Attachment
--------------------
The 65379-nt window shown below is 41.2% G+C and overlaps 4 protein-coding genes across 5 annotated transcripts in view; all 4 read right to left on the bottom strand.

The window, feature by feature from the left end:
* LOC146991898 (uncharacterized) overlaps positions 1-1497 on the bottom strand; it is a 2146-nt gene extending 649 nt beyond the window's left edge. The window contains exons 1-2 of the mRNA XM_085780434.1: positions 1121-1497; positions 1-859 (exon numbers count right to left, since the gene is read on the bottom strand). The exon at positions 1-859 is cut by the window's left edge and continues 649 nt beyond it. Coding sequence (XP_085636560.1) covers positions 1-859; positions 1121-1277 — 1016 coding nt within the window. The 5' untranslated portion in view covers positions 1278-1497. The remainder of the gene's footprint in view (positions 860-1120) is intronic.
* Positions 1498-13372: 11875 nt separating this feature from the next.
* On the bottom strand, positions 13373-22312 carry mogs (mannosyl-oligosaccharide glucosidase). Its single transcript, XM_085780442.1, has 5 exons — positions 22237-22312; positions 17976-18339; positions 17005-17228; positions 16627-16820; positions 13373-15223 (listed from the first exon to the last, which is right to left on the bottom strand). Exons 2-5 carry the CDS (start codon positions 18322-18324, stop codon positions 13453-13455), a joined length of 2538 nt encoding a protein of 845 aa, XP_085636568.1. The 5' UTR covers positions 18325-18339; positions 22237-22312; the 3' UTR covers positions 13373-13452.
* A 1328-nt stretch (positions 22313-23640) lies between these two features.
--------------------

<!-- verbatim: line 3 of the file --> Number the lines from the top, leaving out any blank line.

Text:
* LOC146991898 (uncharacterized) overlaps positions 1-1497 on the bottom strand; it is a 2146-nt gene extending 649 nt beyond the window's left edge. The window contains exons 1-2 of the mRNA XM_085780434.1: positions 1121-1497; positions 1-859 (exon numbers count right to left, since the gene is read on the bottom strand). The exon at positions 1-859 is cut by the window's left edge and continues 649 nt beyond it. Coding sequence (XP_085636560.1) covers positions 1-859; positions 1121-1277 — 1016 coding nt within the window. The 5' untranslated portion in view covers positions 1278-1497. The remainder of the gene's footprint in view (positions 860-1120) is intronic.